hemorrhagic stroke

  1. Heart risk for aspirin quitters

    Despite what you've heard from decades of TV commercials, the last thing your heart needs to help it keep beating is a daily dose of aspirin.

    But if you've already started on the so-called "aspirin therapy," don't stop -- not right away anyway, because a new study finds that quitting could bring on a heart attack.

    Researchers tracked 39,513 patients between 50 and 84 years old who had suffered a heart attack and were taking daily aspirin in the hopes of preventing a second one.

    The researchers found that those who stopped their aspirin therapy were 60 percent more likely to suffer a heart attack over three years than those who kept taking their pills.

    The researchers say the attacks were nonfatal -- but who knows what kind of hidden damage they did inside the heart, or if those second attacks set the stage for a third and possibly fatal event down the road.

    The researchers wrote in BMJ that the risks are "small," but I'd say they're not small enough to provide any degree of lasting comfort. The study found four extra heart attacks per 1,000 aspirin quitters.

    That's good enough for the researchers, who concluded that the benefits still outweigh the risks -- but let's not get carried away here, because there are much safer ways to protect your heart.

    Studies have found that the omega-3 fatty acids in fish oil can not only keep your heart beating -- they can also pull off a few tricks that aspirin can't touch.

    For starters, fish oil can lower your triglycerides, boost good cholesterol, and reduce overall inflammation. It's also great for primary prevention, helping you to avoid that first heart attack. Aspirin, on the other hand, is actually worse. Studies have found almost no benefit to aspirin therapy for patients who've never suffered a heart attack.

    In one study, 3,350 men and women with a high risk of heart disease were given either aspirin or a placebo. Over eight years, there was no difference in heart attack or stroke risk.

    There is one area, however, where aspirin manages to distinguish itself, and it's a doozy: side effects.

    Regular aspirin use for any reason -- especially a daily dose for "therapy" -- can lead to serious and potentially deadly internal bleeding problems.

    Some studies have found that aspirin can increase the risk of hemorrhagic stroke -- and a study just a couple of years back found that aspirin therapy causes tiny "microbleeds" in the brains of seniors.

    I don't call that micro anything -- that's maximum risk, especially for a senior.

  2. Daily aspirin use takes another hit

    Are you still on that one-a-day train? That's the locomotive with an aspirin at every stop... once a day, every day... from now to eternity. Or at least until the stomach bleeding kicks in.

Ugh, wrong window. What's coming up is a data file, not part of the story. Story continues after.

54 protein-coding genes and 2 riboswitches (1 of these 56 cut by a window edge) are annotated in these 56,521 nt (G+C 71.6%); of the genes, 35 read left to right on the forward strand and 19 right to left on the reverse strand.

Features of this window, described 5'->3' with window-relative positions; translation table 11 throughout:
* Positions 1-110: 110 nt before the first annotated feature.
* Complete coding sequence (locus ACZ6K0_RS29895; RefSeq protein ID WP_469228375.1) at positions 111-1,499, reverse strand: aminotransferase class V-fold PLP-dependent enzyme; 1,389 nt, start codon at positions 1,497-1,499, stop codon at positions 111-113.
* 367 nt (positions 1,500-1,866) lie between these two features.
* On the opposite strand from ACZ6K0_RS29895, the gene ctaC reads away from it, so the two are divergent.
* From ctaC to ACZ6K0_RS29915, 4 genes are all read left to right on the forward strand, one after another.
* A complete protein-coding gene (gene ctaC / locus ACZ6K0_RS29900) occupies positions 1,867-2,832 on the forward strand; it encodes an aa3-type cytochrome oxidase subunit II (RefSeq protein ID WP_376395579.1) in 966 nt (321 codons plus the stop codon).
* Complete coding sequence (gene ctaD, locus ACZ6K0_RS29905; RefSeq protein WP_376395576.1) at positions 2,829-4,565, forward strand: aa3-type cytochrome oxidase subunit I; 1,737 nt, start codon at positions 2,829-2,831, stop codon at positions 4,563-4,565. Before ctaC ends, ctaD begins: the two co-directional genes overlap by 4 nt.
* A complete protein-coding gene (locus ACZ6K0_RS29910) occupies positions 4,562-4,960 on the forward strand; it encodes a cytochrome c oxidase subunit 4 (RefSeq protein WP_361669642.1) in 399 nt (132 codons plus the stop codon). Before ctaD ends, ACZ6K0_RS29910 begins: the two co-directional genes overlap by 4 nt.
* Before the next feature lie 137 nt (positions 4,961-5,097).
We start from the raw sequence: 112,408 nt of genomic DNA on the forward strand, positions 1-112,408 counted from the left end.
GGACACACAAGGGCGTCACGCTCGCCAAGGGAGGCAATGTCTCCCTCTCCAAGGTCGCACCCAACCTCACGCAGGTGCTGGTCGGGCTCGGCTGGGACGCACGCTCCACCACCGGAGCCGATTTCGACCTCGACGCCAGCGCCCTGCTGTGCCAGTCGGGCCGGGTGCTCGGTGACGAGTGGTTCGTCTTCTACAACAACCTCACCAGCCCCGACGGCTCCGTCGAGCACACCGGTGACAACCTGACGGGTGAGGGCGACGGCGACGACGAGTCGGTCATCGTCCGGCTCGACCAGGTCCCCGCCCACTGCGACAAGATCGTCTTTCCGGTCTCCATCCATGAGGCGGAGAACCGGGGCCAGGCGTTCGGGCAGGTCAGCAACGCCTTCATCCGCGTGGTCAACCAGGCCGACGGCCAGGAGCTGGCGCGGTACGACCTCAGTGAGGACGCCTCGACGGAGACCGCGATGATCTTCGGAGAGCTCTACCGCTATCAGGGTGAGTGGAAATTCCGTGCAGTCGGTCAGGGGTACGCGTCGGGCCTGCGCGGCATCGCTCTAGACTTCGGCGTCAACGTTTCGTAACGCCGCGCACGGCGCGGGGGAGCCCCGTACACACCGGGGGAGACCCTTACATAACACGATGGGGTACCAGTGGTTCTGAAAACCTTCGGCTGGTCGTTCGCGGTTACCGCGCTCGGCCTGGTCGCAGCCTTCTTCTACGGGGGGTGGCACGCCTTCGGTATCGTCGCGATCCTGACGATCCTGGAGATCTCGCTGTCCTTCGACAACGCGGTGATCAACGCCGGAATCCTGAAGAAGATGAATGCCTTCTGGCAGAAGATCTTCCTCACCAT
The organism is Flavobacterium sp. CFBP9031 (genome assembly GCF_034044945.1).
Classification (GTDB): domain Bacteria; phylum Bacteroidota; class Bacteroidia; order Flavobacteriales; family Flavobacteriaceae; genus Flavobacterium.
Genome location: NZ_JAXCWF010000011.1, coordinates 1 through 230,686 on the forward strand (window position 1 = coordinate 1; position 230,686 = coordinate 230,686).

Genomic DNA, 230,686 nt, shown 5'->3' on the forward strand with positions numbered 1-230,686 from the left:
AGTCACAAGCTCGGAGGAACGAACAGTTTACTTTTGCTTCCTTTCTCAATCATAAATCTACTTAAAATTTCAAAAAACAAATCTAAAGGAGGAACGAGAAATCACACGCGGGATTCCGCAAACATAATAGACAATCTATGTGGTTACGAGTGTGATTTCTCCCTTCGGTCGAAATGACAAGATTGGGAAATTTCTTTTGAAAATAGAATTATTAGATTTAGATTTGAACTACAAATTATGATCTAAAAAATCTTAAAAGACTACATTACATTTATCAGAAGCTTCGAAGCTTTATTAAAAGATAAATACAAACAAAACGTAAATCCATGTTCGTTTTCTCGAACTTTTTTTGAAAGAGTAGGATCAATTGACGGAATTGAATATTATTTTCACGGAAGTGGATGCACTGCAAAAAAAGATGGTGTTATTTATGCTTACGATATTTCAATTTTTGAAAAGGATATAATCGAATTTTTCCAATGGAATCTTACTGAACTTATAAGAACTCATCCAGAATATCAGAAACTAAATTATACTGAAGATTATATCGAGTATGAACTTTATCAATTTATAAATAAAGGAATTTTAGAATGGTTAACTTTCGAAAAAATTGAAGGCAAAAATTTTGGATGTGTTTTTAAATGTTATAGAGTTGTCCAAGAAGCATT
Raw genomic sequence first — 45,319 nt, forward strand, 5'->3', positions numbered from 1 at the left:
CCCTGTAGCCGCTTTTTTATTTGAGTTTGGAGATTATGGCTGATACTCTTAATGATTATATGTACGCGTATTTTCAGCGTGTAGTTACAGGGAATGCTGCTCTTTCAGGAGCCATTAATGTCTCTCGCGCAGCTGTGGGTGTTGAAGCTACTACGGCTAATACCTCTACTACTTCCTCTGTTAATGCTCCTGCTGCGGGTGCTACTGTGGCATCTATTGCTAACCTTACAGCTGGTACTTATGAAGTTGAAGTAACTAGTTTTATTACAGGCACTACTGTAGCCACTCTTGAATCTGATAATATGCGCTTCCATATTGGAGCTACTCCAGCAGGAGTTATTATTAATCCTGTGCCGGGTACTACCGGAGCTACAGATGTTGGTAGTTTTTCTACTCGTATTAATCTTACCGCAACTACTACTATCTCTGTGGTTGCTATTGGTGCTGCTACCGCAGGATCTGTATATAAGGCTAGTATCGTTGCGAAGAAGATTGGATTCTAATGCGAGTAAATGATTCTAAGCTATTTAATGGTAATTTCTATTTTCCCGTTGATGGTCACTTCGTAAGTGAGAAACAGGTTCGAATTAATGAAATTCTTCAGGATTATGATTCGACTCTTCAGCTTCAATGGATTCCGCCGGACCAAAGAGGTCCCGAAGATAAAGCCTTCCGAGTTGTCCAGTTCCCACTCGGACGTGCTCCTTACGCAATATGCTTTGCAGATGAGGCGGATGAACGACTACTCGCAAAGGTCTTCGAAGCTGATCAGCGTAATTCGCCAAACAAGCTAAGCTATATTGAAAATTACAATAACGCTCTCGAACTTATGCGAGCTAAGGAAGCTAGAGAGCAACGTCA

All aboard!

    But ignore that whistle – because British researchers are urging doctors to stop giving a daily aspirin to patients who haven't had a heart attack or stroke.

    An analysis in the Drugs and Therapeutics Bulletin looked at six studies, and found that, at best, there's only a slight reduction in the risk of heart attack and stroke in those patients when they take that daily aspirin.

    That number is so small it's debatable whether there's any benefit at all. But if there is, the researchers say it's clearly offset by aspirin therapy's most famous side effect: internal bleeding.

    Some 50 million Americans take a daily aspirin, many of them for purely preventative reasons. Many of these people have never had a heart attack or stroke, but pop that daily pill just to be "safe."

    That's called "primary prevention," but maybe we should call it something else, because as this new analysis shows, aspirin is not very good at preventing anything.

    It's time to stop. In addition to internal bleeding conditions like stomach ulcers, regular aspirin use has been linked to hemorrhagic stroke, worsening asthma and more.

    But we've been nearly brainwashed by a series of ad campaigns that tout the daily use of aspirin as a magical pill that can cure or prevent all sorts of conditions.

    That's not science talking... that's Big Pharma's marketing at work. These drugs are cheap to make and easy to sell – a perfect recipe for a healthy profit margin.

    Getting more people to take them every single day is just gravy at this point – and if there's one train that Big Pharma loves to ride, it's that Gravy Train of pointless, endless, lifelong meds.

2 Item(s)